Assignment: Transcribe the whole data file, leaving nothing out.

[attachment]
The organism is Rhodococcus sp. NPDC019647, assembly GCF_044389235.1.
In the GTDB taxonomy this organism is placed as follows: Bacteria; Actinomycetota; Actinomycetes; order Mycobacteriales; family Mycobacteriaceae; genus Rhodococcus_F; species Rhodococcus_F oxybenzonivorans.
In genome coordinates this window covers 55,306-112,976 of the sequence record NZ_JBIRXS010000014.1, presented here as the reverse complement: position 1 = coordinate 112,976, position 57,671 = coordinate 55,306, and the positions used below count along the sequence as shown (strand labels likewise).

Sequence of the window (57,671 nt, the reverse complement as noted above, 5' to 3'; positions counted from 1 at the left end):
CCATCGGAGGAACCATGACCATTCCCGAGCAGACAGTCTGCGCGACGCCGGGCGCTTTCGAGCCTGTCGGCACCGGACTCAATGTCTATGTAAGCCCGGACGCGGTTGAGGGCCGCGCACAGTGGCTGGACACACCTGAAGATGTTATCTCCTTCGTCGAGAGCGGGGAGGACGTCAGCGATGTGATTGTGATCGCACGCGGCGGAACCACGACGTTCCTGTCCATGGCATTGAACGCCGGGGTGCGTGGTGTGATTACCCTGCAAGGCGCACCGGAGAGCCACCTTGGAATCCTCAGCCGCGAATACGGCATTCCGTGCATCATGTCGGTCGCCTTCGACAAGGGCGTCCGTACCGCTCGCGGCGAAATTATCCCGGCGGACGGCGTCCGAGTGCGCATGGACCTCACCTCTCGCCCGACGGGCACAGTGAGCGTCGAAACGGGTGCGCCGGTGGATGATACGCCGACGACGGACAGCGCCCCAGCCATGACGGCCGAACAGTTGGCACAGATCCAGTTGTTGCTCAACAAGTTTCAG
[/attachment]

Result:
The organism is Rhodococcus sp. NPDC019647, assembly GCF_044389235.1.
In the GTDB taxonomy this organism is placed as follows: Bacteria; Actinomycetota; Actinomycetes; order Mycobacteriales; family Mycobacteriaceae; genus Rhodococcus_F; species Rhodococcus_F oxybenzonivorans.
In genome coordinates this window covers 55,306-112,976 of the sequence record NZ_JBIRXS010000014.1, presented here as the reverse complement: position 1 = coordinate 112,976, position 57,671 = coordinate 55,306, and the positions used below count along the sequence as shown (strand labels likewise).

Sequence of the window (57,671 nt, the reverse complement as noted above, 5' to 3'; positions counted from 1 at the left end):
CCATCGGAGGAACCATGACCATTCCCGAGCAGACAGTCTGCGCGACGCCGGGCGCTTTCGAGCCTGTCGGCACCGGACTCAATGTCTATGTAAGCCCGGACGCGGTTGAGGGCCGCGCACAGTGGCTGGACACACCTGAAGATGTTATCTCCTTCGTCGAGAGCGGGGAGGACGTCAGCGATGTGATTGTGATCGCACGCGGCGGAACCACGACGTTCCTGTCCATGGCATTGAACGCCGGGGTGCGTGGTGTGATTACCCTGCAAGGCGCACCGGAGAGCCACCTTGGAATCCTCAGCCGCGAATACGGCATTCCGTGCATCATGTCGGTCGCCTTCGACAAGGGCGTCCGTACCGCTCGCGGCGAAATTATCCCGGCGGACGGCGTCCGAGTGCGCATGGACCTCACCTCTCGCCCGACGGGCACAGTGAGCGTCGAAACGGGTGCGCCGGTGGATGATACGCCGACGACGGACAGCGCCCCAGCCATGACGGCCGAACAGTTGGCACAGATCCAGTTGTTGCTCAACAAGTTTCAG